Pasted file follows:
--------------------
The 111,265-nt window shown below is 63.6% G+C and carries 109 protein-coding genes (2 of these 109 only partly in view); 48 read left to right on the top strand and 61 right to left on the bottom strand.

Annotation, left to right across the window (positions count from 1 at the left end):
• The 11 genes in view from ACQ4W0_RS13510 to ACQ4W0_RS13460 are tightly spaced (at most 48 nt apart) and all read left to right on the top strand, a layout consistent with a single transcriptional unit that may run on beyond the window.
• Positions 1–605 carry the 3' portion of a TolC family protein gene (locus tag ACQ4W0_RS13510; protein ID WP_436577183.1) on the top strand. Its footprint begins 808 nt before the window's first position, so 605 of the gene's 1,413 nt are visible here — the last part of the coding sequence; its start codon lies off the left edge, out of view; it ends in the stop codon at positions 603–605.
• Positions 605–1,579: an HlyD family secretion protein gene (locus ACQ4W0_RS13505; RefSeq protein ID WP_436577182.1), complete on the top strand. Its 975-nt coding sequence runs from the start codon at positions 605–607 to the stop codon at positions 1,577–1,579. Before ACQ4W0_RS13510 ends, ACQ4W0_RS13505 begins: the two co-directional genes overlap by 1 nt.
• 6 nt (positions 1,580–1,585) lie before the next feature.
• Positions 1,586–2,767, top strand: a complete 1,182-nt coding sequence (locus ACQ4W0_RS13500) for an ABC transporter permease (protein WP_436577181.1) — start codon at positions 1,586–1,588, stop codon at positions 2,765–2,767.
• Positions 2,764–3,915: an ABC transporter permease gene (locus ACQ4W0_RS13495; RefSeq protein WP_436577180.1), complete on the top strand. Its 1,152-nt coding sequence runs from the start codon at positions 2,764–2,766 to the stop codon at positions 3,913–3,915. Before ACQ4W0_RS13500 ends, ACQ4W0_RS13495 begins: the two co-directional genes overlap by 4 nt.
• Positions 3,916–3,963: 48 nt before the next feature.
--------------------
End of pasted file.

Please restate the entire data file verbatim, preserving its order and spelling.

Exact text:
The 111,265-nt window shown below is 63.6% G+C and carries 109 protein-coding genes (2 of these 109 only partly in view); 48 read left to right on the top strand and 61 right to left on the bottom strand.

Annotation, left to right across the window (positions count from 1 at the left end):
• The 11 genes in view from ACQ4W0_RS13510 to ACQ4W0_RS13460 are tightly spaced (at most 48 nt apart) and all read left to right on the top strand, a layout consistent with a single transcriptional unit that may run on beyond the window.
• Positions 1–605 carry the 3' portion of a TolC family protein gene (locus tag ACQ4W0_RS13510; protein ID WP_436577183.1) on the top strand. Its footprint begins 808 nt before the window's first position, so 605 of the gene's 1,413 nt are visible here — the last part of the coding sequence; its start codon lies off the left edge, out of view; it ends in the stop codon at positions 603–605.
• Positions 605–1,579: an HlyD family secretion protein gene (locus ACQ4W0_RS13505; RefSeq protein ID WP_436577182.1), complete on the top strand. Its 975-nt coding sequence runs from the start codon at positions 605–607 to the stop codon at positions 1,577–1,579. Before ACQ4W0_RS13510 ends, ACQ4W0_RS13505 begins: the two co-directional genes overlap by 1 nt.
• 6 nt (positions 1,580–1,585) lie before the next feature.
• Positions 1,586–2,767, top strand: a complete 1,182-nt coding sequence (locus ACQ4W0_RS13500) for an ABC transporter permease (protein WP_436577181.1) — start codon at positions 1,586–1,588, stop codon at positions 2,765–2,767.
• Positions 2,764–3,915: an ABC transporter permease gene (locus ACQ4W0_RS13495; RefSeq protein WP_436577180.1), complete on the top strand. Its 1,152-nt coding sequence runs from the start codon at positions 2,764–2,766 to the stop codon at positions 3,913–3,915. Before ACQ4W0_RS13500 ends, ACQ4W0_RS13495 begins: the two co-directional genes overlap by 4 nt.
• Positions 3,916–3,963: 48 nt before the next feature.